Section 230: Emergent Reforms - Fordham Intellectual Property, Media & Entertainment Law Journal
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Section 230: Emergent Reforms

Section 230: Emergent Reforms

Section 230 of the Communications Decency Act (“Section 230”) has been the topic of much discussion recently. In November, this journal’s blog covered the FCC’s plans to initiate a rulemaking process centered around the interpretation of the statute.1 Since then, previous efforts at legislative reform have continued along,2 and new efforts have been initiated.3

The recent debate has centered in large part around subsection 230(c) in particular. This provision provides protection for intermediaries that engage in “‘Good Samaritan’ blocking and screening of offensive material.”4 The law arose in response to the case of Stratton Oakmont v. Prodigy.5 There, Prodigy, an online service provider, made specific efforts to filter offensive content from their platform in order to create a family-friendly space.6 However, despite these attempts, an allegedly defamatory post was made on Prodigy’s platform.7 Prodigy was subsequently sued in New York state court by the target of the statement and was ultimately held liable as a publisher.8 To prevent similarly situated intermediaries from being held liable for harmful content that happened to slip through the cracks, Section 230(c) was enacted.9 However, today some find that Section 230(c)’s protections have been read too broadly in that they provide sweeping immunity to intermediaries who bear little resemblance to the “Good Samaritan” the subsection’s title calls to mind.10

In response to these concerns, several reforms to the statue have been proposed.11 The most recent of these is the Safeguarding Against Fraud, Exploitation, Threats, Extremism, and Consumer Harms (SAFE TECH) Act.12 Announced on February 5, 2021, this bill aims to limit CDA immunity for intermediaries in several discrete cases.13 Specifically, it would “make clear” that the immunities afforded by Section 230 do not apply to “ads or other paid content,” “impair enforcement of civil rights laws,” “interfere with laws that address stalking/cyber-stalking or harassment of protected classes,” or bar injunctive relief, wrongful death actions, or suits under the Alien Tort Claims Act.14

The second most recent in time reform is the Protecting Americans from Dangerous Algorithms (PADAA) bill, which was introduced in October of 2020.15 This bill would specifically target an activity the drafters refer to as “Algorithmic Amplification.”16 That is, the way platforms amplify content through their algorithms, allowing it to reach wider audiences than it otherwise would.17 The bill claims to be “narrowly targeted at the algorithmic promotion of content that leads to the worst types of offline harms.”18 For instance, this bill would seek to hold Facebook liable for the role its algorithms allegedly played in the shooting that took place in Kenosha, Wisconsin in August of 2020.19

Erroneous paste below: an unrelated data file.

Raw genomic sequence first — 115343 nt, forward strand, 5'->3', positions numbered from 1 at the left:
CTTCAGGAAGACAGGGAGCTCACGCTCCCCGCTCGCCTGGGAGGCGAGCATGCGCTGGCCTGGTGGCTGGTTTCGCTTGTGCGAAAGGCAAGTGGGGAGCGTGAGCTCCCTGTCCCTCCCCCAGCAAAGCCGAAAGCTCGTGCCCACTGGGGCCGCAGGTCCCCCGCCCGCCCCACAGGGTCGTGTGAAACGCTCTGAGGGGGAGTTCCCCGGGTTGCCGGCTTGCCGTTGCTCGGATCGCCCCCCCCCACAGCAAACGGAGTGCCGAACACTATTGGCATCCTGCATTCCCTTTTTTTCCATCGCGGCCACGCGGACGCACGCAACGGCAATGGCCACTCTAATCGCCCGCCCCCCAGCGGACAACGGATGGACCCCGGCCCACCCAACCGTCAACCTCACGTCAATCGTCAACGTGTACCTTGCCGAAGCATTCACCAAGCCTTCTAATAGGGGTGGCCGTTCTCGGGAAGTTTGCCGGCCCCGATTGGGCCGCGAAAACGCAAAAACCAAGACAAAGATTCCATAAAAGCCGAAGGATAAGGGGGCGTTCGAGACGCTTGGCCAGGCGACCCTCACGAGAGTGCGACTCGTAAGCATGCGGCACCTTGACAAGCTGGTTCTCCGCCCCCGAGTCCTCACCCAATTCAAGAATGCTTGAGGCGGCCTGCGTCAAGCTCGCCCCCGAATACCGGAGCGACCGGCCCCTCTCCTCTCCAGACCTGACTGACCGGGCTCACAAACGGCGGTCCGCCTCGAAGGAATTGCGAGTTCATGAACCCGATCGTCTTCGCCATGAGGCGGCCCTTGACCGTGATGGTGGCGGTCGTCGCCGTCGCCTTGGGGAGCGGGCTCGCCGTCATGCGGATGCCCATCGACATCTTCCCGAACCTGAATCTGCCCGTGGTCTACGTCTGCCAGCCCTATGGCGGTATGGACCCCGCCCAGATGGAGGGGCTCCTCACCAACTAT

Third is the Platform Accountability and Consumer Transparency (PACT) Act, which was introduced in June 2020.20 This act functions in part by imposing reporting requirements on intermediaries.21 Under the act, for instance, platforms would be required to “have an acceptable use policy that reasonably informs users about the content that is allowed on platforms and provide notice to users that there is a process to dispute content moderation decisions.”22 In addition, it would “require large online platforms to remove court-determined illegal content and activity within 24 hours.”23 Further, it would explicitly “[e]xempt the enforcement of federal civil laws from Section 230” such that the intermediaries would be unable to use Section 230 as a shield when facing civil actions by federal regulators.24

These recent reform proposals are not without their critics.25 Some overarching concerns relate to the First Amendment,26 burdens placed on smaller tech companies that are less equipped to bear them,27 and whether the “free internet” will suffer without Section 230 as we know it today.28 However, the bipartisan support some of these efforts have seen underscores an equally strong belief that reform of this 1996 statute is needed nonetheless to protect users from powerful intermediaries in the current technological environment.

At this point, the fate of each of these reform measures, or of Section 230 in general, is unclear. Only time will tell how each of these legislative measures will be received.


  1. A.J. Harris, Section 230: Platforms, Plain Meaning, and Projecting the Rulemaking Process to Come, Blog @ IPLJ (Nov. 23, 2020), http://www.fordhamiplj.org/2020/11/23/section-230-platforms-plain-meaning-and-projecting-the-rulemaking-process-to-come/ [https://perma.cc/9U5R-42Q4].